New Tax Law Will Mean More Planning Is Necessary, Not Less

JUNE 18, 2001 VOLUME 8, NUMBER 51

Last week Elder Law Issues predicted that the principal effect of the federal government’s estate tax repeal would be to make most people revisit their estate plans (and their attorney) more often. Because of the automatic “sunset” of the repeal measure in 2011, any plan addressing the changes in estate taxes must also deal with the real possibility that the tax will be reinstated in ten years. Even if the repeal becomes fully effective the imposition of a system of “carry-over basis” will mean that wealthy individuals still need to plan for taxes imposed on their heirs.

Not surprisingly, the new tax law is considerably more complicated than even those changes. A number of other provisions affect individual estate plans, and not all of those have been widely discussed or explained. Among the other changes in the new tax law:

The generation-skipping tax (usually referred to as the GST) will be reduced and, ultimately, eliminated. Current law imposes an additional tax on some property left to grandchildren and other younger beneficiaries. There is an exemption as to the first $1,060,000 left to later generations: that exemption will begin to increase with the estate tax exemption itself in 2004. Until that time the current maximum (adjusted annually for inflation) applies.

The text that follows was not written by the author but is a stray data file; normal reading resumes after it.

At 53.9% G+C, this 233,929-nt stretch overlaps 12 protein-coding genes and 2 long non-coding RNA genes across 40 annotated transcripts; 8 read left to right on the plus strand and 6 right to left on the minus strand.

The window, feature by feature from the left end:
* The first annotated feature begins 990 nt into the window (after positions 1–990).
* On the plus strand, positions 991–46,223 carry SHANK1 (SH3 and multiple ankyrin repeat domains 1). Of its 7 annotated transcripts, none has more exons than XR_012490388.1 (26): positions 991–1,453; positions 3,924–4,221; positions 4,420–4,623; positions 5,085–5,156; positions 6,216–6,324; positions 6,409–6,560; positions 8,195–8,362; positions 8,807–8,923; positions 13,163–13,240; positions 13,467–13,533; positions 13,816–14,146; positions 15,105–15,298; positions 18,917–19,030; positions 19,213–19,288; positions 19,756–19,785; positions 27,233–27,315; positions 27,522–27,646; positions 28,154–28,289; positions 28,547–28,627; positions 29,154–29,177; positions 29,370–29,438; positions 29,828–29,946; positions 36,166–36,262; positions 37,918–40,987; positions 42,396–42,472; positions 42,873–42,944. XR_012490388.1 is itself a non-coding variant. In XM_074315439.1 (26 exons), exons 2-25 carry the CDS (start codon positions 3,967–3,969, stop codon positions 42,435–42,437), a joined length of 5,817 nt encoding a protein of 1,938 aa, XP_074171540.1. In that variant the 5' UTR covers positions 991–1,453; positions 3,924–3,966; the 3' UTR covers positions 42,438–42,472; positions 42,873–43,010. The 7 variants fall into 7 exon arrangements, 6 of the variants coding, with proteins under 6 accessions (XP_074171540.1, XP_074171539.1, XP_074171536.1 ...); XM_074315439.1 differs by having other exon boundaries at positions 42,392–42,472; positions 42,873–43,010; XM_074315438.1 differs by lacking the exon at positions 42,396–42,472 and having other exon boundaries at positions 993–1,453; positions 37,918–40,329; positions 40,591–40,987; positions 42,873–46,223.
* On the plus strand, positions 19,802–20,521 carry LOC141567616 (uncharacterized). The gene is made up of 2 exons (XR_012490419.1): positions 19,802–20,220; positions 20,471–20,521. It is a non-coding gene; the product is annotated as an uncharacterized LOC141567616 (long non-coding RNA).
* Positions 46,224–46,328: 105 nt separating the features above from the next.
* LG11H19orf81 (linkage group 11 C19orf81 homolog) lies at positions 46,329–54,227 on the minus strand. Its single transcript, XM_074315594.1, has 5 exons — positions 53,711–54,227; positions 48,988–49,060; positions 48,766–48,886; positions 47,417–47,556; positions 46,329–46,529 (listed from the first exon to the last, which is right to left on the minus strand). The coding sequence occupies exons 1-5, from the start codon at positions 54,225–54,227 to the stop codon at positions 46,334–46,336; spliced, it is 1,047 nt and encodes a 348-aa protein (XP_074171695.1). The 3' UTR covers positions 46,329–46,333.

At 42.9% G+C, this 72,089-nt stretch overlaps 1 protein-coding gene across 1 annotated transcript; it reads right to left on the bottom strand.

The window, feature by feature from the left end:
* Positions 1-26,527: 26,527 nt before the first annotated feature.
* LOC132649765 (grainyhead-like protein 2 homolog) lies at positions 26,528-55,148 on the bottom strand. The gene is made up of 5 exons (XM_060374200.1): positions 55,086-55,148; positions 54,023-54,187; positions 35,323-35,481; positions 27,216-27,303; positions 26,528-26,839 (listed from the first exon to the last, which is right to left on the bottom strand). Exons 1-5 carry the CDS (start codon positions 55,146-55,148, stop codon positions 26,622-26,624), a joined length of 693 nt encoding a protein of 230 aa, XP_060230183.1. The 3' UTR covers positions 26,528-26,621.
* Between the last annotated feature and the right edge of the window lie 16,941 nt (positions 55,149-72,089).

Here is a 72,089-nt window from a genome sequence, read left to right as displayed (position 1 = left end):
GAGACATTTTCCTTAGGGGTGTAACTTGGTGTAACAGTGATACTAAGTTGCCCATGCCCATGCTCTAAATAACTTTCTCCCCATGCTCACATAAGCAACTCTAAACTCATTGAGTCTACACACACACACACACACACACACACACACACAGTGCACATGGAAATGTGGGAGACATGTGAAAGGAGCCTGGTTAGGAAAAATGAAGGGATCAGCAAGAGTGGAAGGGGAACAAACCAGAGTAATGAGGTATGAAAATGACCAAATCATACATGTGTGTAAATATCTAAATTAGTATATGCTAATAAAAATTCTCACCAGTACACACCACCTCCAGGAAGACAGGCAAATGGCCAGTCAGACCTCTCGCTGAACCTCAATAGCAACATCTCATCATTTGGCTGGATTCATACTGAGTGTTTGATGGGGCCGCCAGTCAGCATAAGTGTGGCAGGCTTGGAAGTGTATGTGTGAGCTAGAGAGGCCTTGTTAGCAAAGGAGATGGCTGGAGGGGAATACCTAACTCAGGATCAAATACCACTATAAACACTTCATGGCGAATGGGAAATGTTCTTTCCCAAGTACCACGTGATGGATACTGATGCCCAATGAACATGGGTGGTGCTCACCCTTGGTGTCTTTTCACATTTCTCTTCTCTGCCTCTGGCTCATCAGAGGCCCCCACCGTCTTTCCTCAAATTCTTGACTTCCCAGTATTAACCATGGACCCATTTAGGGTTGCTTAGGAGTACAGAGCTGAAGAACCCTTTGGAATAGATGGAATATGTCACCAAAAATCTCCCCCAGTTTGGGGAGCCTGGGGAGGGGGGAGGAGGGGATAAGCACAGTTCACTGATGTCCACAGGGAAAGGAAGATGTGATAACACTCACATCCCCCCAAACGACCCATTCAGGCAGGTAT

Current estate tax law allows some owner of family businesses to pass a larger amount to their heirs without incurring estate taxes. Although it can be difficult to qualify for the favorable treatment, at least some small business owners can take advantage of the so-called QFOBI (“Qualified Family Owned Business Interests”) rules to pass a total of up to $1.35 million without estate taxes. That special deduction for family business owners will end after 2003.
Limits on contributions to retirement accounts will increase in steps beginning in 2002. Not everyone can pay in to IRA and 401(k) plans. Those who can will find that maximum IRA contributions increase to $3,000 in 2002, to $4,000 in 2005 and to $5,000 in 2008. 401(k) limits (now set at $10,500) increase to $11,000 in 2002 and by an additional $1,000 each year until 2006 (when the limit will have reached $15,000). Contribution limits are raised for other, less-common retirement plans as well.
Gift taxes are not scheduled for repeal. Although the current transfer tax system treats lifetime gifts and transfers at death in a unified approach, that relationship diminishes next year and ends in 2010. After 2002, gifts of more than $1 million will be subject to the gift tax even though there might not be any estate tax if the property had been held until the owner’s death.

What do all the estate, gift and income tax changes mean? Most people will need to reconsider their current estate plan now, and at least once again as the 2011 deadline draws near.

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